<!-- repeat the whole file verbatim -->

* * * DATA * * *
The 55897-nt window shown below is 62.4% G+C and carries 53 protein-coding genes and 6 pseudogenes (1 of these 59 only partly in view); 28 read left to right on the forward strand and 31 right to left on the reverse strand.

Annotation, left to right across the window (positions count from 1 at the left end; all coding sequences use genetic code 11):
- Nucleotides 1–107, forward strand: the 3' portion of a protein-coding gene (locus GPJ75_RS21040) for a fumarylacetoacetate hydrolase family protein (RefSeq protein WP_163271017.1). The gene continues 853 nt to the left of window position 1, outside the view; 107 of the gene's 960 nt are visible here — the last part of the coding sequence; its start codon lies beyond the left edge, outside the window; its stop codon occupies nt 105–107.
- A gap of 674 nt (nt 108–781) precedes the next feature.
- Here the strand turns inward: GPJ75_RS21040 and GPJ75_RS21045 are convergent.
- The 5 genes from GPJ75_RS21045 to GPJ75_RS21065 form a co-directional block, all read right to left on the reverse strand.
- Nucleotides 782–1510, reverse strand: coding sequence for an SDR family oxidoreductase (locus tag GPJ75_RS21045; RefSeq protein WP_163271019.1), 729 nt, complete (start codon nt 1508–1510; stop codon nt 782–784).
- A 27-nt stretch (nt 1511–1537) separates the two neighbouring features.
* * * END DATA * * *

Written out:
The 55897-nt window shown below is 62.4% G+C and carries 53 protein-coding genes and 6 pseudogenes (1 of these 59 only partly in view); 28 read left to right on the forward strand and 31 right to left on the reverse strand.

Annotation, left to right across the window (positions count from 1 at the left end; all coding sequences use genetic code 11):
- Nucleotides 1–107, forward strand: the 3' portion of a protein-coding gene (locus GPJ75_RS21040) for a fumarylacetoacetate hydrolase family protein (RefSeq protein WP_163271017.1). The gene continues 853 nt to the left of window position 1, outside the view; 107 of the gene's 960 nt are visible here — the last part of the coding sequence; its start codon lies beyond the left edge, outside the window; its stop codon occupies nt 105–107.
- A gap of 674 nt (nt 108–781) precedes the next feature.
- Here the strand turns inward: GPJ75_RS21040 and GPJ75_RS21045 are convergent.
- The 5 genes from GPJ75_RS21045 to GPJ75_RS21065 form a co-directional block, all read right to left on the reverse strand.
- Nucleotides 782–1510, reverse strand: coding sequence for an SDR family oxidoreductase (locus tag GPJ75_RS21045; RefSeq protein WP_163271019.1), 729 nt, complete (start codon nt 1508–1510; stop codon nt 782–784).
- A 27-nt stretch (nt 1511–1537) separates the two neighbouring features.